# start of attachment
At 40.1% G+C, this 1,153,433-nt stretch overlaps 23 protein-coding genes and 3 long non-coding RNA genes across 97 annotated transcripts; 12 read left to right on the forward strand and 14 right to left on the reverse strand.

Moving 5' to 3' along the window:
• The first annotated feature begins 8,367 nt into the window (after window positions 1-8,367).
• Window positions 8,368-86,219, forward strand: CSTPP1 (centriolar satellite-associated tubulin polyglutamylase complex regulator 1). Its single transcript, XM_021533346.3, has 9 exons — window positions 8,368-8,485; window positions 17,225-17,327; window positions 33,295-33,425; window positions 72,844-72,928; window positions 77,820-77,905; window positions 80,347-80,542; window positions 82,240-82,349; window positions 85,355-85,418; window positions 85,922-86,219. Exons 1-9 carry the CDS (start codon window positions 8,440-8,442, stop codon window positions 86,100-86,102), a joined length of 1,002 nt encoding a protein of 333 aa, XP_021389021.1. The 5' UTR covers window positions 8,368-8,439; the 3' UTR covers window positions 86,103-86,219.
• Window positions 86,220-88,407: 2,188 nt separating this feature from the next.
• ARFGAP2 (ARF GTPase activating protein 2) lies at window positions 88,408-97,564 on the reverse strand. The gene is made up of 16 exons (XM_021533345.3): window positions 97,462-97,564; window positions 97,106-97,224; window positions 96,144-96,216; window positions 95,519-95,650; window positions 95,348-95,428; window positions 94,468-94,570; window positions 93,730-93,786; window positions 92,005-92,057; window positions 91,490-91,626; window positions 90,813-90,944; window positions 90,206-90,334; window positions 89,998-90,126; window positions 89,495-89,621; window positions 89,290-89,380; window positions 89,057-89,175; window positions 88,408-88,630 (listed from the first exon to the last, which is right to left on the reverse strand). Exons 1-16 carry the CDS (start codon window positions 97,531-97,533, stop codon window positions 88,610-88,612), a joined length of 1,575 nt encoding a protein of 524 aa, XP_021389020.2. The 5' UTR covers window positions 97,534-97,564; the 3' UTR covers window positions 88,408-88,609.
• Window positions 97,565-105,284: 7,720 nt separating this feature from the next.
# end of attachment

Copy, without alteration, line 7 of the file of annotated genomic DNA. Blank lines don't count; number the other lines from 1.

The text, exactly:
• Window positions 97,565-105,284: 7,720 nt separating this feature from the next.